Lind­sey Hilsum

The New York Review of Books - - Contents - edited by Madawi Al-Rasheed by Manal al-Sharif

Sal­man’s Legacy: The Dilem­mas of a New Era in Saudi Ara­bia

Dar­ing to Drive: A Saudi Woman’s Awak­en­ing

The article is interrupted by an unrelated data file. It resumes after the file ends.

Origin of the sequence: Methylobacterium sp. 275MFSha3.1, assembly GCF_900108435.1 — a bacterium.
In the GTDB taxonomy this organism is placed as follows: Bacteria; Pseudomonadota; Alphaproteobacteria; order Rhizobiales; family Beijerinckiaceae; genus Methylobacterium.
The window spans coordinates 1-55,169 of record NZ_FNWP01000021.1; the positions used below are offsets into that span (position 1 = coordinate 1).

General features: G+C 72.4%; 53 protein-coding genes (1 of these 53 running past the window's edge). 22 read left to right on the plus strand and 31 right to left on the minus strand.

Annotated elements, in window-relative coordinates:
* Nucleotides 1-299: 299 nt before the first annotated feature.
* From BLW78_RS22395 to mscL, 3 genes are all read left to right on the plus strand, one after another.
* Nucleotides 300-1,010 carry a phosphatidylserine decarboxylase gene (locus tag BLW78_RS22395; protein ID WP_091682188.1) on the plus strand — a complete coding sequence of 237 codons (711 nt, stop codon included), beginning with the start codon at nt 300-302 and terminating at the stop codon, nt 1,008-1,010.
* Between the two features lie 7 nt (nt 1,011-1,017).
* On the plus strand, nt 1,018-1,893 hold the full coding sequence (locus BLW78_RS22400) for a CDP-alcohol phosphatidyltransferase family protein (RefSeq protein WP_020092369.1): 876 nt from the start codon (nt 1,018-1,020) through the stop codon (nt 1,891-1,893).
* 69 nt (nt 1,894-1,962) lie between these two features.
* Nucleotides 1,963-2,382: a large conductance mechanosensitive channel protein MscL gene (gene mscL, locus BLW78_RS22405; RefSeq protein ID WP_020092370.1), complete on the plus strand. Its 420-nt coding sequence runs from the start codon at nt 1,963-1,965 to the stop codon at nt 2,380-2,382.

it isn’t from the racists, the big­ots. It’s from the black com­mu­nity. It’s from your old al­lies. It’s from peo­ple who have spent the last sixty years de­fend­ing you. Your face ap­pears in what out­siders must think is a gri­mace. But it’s a smile that comes from some­where deep and an­cient, and you say, “This is glory.” Again. You mat­ter. If this is a rough ap­prox­i­ma­tion of where Brown’s mind is, he’s de­luded, and if it’s Zirin’s ven­tril­o­quism act, it rings false. It’s as if Zirin’s prose popped a Vi­a­gra and ran into the wall. Brown’s great­ness as an ath­lete and ac­tivist will mat­ter in the vic­tory hall of pos­ter­ity, but not here, not now—not in this night­mare bur­lesque melo­drama we’re all trapped in. Michael Cohen mat­ters. Paul Manafort mat­ters. Robert Mueller pre­em­i­nently mat­ters. Jim Brown is a mi­nor sideshow, an in­ci­den­tal noise-gen­er­a­tor, in this high­stakes cha­rade. To truly mat­ter in the ex­is­ten­tial present, he’d need to re­pu­di­ate Don­ald Trump and own up on the women he’s hurt, and no one’s wait­ing around for that fairy tale to hap­pen. But with Trump re­new­ing his cas­ti­ga­tion of kneel­ing NFL play­ers even as I type, imag­ine the im­pact if Brown told him to back off and let these grown men ex­er­cise their free­dom of ex­pres­sion. A state­ment of sol­i­dar­ity from Jim Brown would defy Trump’s rhino charge and earn Brown back some of the re­spect he’s lost in the last year. It wouldn’t make up for ev­ery­thing, but par­tial re­demp­tion is bet­ter than none.

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